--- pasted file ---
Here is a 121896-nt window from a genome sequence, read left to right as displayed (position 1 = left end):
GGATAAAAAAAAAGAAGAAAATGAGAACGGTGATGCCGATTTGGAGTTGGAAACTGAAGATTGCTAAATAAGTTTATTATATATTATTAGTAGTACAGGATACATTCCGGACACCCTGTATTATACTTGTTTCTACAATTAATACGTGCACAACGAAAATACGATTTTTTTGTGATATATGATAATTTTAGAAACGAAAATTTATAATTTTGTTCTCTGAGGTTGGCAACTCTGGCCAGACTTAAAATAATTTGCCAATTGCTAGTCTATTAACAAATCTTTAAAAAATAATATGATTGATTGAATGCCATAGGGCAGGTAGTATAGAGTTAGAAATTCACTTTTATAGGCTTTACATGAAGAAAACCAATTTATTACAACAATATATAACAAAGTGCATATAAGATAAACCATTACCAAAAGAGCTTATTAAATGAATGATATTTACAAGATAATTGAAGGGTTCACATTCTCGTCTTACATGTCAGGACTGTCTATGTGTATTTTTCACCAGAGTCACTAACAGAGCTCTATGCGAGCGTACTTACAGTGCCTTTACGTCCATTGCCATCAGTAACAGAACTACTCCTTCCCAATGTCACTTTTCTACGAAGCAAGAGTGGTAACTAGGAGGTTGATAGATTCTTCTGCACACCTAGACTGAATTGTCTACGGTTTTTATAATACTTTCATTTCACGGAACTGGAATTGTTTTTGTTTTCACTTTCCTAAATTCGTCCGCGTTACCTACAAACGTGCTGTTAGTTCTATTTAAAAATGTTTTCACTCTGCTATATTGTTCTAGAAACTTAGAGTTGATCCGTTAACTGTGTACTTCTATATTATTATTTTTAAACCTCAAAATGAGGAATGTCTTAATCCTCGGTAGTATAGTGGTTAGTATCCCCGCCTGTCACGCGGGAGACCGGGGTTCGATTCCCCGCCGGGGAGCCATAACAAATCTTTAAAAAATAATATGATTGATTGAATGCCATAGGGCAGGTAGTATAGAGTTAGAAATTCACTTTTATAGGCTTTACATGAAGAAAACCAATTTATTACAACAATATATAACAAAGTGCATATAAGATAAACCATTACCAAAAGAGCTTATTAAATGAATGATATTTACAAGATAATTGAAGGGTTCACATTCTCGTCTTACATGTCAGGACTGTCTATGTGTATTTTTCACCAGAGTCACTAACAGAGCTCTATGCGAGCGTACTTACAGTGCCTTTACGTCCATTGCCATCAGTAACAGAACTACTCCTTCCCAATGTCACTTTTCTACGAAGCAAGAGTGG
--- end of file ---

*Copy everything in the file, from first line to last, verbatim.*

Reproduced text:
Here is a 121896-nt window from a genome sequence, read left to right as displayed (position 1 = left end):
GGATAAAAAAAAAGAAGAAAATGAGAACGGTGATGCCGATTTGGAGTTGGAAACTGAAGATTGCTAAATAAGTTTATTATATATTATTAGTAGTACAGGATACATTCCGGACACCCTGTATTATACTTGTTTCTACAATTAATACGTGCACAACGAAAATACGATTTTTTTGTGATATATGATAATTTTAGAAACGAAAATTTATAATTTTGTTCTCTGAGGTTGGCAACTCTGGCCAGACTTAAAATAATTTGCCAATTGCTAGTCTATTAACAAATCTTTAAAAAATAATATGATTGATTGAATGCCATAGGGCAGGTAGTATAGAGTTAGAAATTCACTTTTATAGGCTTTACATGAAGAAAACCAATTTATTACAACAATATATAACAAAGTGCATATAAGATAAACCATTACCAAAAGAGCTTATTAAATGAATGATATTTACAAGATAATTGAAGGGTTCACATTCTCGTCTTACATGTCAGGACTGTCTATGTGTATTTTTCACCAGAGTCACTAACAGAGCTCTATGCGAGCGTACTTACAGTGCCTTTACGTCCATTGCCATCAGTAACAGAACTACTCCTTCCCAATGTCACTTTTCTACGAAGCAAGAGTGGTAACTAGGAGGTTGATAGATTCTTCTGCACACCTAGACTGAATTGTCTACGGTTTTTATAATACTTTCATTTCACGGAACTGGAATTGTTTTTGTTTTCACTTTCCTAAATTCGTCCGCGTTACCTACAAACGTGCTGTTAGTTCTATTTAAAAATGTTTTCACTCTGCTATATTGTTCTAGAAACTTAGAGTTGATCCGTTAACTGTGTACTTCTATATTATTATTTTTAAACCTCAAAATGAGGAATGTCTTAATCCTCGGTAGTATAGTGGTTAGTATCCCCGCCTGTCACGCGGGAGACCGGGGTTCGATTCCCCGCCGGGGAGCCATAACAAATCTTTAAAAAATAATATGATTGATTGAATGCCATAGGGCAGGTAGTATAGAGTTAGAAATTCACTTTTATAGGCTTTACATGAAGAAAACCAATTTATTACAACAATATATAACAAAGTGCATATAAGATAAACCATTACCAAAAGAGCTTATTAAATGAATGATATTTACAAGATAATTGAAGGGTTCACATTCTCGTCTTACATGTCAGGACTGTCTATGTGTATTTTTCACCAGAGTCACTAACAGAGCTCTATGCGAGCGTACTTACAGTGCCTTTACGTCCATTGCCATCAGTAACAGAACTACTCCTTCCCAATGTCACTTTTCTACGAAGCAAGAGTGG